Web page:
12. Never take ingestion of firecrackers such as “watusi” lightly. Seek immediate medical attention.
    13. Always keep a water source nearby in case of fire.
    14. Always check firecrackers with a quality seal or make sure that it has been allowed by the government otherwise it is really dangerous to use illegal firecrackers as it may not contain labels or contents.
    15. Soaking firecrackers with water before disposing of them may prevent accidental explosion or ignition.

Nursing education in the community may not only mean telling them but showing them what the consequences are if preventive measures were not observed. Here are some pointers for effective nursing education:

  1. Essential teaching tools may involve pamphlets and banners on places which most people convene.
  2. Nurses may also tap teachers to allow a brief time with children and educate them through age-appropriate visual aids and role-playing. Through role-playing, children may understand the aftermath of accidents and irresponsible handling of firecrackers. Quiz bees may also help older children retain what was taught with the addition of some fun in remembering items essential for firecracker injury prevention.
  3. Think of safe alternatives. There are other ways to add color and noise in leaving this year and approaching the New Year with whistles, drums, or any other materials which may produce a loud sound.
  4. First aid. First aid information must be included in teaching about firecracker injury prevention. Tetanus cases can be prevented if proper first aid can be applied. Proper medical attention is a must since tetanus infection is a bigger problem and a life-threatening one when wounds were not properly cleaned. Anyone who incurred such injury secondary to fireworks must receive proper wound care management in a nearby health care facility.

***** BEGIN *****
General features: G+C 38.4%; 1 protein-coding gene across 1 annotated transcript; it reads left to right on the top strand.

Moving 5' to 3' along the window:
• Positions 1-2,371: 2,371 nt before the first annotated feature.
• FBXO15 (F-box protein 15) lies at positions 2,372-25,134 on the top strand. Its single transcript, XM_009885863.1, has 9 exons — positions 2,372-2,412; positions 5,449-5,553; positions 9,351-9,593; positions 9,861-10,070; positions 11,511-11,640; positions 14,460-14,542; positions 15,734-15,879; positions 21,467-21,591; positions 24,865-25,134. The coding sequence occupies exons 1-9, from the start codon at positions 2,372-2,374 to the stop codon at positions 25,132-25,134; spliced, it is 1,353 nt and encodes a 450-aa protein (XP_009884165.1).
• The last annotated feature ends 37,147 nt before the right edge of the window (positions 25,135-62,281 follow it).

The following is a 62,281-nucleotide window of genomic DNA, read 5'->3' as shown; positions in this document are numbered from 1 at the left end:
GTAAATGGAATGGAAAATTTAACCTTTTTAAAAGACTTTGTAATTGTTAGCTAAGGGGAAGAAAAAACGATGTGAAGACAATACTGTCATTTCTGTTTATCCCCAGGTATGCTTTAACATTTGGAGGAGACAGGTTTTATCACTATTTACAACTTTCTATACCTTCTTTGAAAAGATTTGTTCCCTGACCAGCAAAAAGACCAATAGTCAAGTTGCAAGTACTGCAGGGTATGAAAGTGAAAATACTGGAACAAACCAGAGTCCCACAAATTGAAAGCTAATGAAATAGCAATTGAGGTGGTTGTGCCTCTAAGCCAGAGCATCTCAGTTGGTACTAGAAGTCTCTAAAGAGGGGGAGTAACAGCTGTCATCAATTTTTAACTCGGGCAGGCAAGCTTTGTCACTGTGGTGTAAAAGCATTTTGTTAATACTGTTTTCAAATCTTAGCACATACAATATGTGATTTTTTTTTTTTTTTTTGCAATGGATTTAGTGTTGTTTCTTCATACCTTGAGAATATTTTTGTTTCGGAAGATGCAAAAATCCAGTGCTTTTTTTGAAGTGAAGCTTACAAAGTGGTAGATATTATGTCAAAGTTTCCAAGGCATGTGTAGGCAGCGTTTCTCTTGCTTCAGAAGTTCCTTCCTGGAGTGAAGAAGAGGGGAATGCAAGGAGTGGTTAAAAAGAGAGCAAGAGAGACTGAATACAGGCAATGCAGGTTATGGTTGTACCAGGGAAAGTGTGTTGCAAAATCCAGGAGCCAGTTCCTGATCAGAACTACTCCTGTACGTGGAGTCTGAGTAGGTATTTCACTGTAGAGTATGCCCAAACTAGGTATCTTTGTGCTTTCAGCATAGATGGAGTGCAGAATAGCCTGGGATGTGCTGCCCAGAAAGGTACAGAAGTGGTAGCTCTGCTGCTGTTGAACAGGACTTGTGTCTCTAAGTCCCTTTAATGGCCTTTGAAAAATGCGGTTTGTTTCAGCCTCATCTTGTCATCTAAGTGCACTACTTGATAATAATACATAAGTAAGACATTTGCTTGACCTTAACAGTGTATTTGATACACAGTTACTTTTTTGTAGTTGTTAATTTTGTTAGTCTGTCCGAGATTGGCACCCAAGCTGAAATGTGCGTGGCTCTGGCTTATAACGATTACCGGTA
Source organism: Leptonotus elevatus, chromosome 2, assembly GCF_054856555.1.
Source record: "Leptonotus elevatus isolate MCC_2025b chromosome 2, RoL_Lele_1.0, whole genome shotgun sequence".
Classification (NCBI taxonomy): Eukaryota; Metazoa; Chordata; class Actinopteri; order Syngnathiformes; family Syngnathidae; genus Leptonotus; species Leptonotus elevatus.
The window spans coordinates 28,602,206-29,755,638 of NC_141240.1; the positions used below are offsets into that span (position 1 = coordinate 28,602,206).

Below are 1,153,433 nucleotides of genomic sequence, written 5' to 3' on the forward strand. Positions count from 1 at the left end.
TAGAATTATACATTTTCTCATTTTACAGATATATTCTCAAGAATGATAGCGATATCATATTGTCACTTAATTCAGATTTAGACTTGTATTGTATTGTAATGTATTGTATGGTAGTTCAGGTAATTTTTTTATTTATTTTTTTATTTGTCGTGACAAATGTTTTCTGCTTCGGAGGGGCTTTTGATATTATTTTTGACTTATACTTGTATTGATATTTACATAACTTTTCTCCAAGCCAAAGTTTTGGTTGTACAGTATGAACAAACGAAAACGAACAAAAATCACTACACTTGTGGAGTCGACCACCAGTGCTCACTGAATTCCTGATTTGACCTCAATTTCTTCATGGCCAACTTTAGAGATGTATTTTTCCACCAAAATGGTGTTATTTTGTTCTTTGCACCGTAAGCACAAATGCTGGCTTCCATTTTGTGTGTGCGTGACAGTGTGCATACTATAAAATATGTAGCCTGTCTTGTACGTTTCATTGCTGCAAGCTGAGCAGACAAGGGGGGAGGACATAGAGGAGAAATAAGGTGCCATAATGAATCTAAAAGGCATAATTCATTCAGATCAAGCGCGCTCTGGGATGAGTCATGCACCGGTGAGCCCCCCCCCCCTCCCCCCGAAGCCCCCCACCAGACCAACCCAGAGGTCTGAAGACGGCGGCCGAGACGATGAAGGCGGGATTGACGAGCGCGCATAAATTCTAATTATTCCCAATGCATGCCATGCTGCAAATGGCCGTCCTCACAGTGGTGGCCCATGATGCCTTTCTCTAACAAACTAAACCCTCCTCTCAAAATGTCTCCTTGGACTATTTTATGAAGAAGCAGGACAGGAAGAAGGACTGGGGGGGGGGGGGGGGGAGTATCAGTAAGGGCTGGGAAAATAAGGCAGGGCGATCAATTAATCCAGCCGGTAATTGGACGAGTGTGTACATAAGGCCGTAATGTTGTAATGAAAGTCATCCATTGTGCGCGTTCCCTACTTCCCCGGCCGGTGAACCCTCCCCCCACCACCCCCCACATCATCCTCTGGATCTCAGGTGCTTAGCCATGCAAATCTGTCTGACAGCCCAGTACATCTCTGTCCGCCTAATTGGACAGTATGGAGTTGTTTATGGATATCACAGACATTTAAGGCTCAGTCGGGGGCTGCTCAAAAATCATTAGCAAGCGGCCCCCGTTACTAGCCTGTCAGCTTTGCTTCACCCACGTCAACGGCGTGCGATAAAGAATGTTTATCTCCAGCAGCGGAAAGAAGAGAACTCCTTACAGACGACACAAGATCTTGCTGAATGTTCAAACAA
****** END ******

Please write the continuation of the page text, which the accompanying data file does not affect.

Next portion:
5. Teach them proper reporting of firecracker related incidents. Giving out information of the person in charge and contact information may help in easier information dissemination. This may include contact numbers of local officials, police and health care institutions.

Nurses around the community and in each level of health care facilities have an important role in making this month of December a safer month to remember. Nurses play roles such as nurse educators, counselors, collaborators, and managers in this kind of situation.

Avoiding the use of firecrackers these holidays could drastically reduce the incidents of firecracker-related injuries. With this decision, it is the safest alternative together with glow sticks, confetti poppers or colored banners. It would be better to leave these firecrackers to experts, who have made a living in staging fireworks display each year and all you have to do is lookup in the sky and enjoy!

Gone are the days when doctors become nurses. Now the table is turned, nurses may turn to medical doctors, and I'm one of them. I can say I've been in both sides now, but still I see writing as a means of venting things out and touching lives, helping each struggling individual decipher the ever growing body of health care education.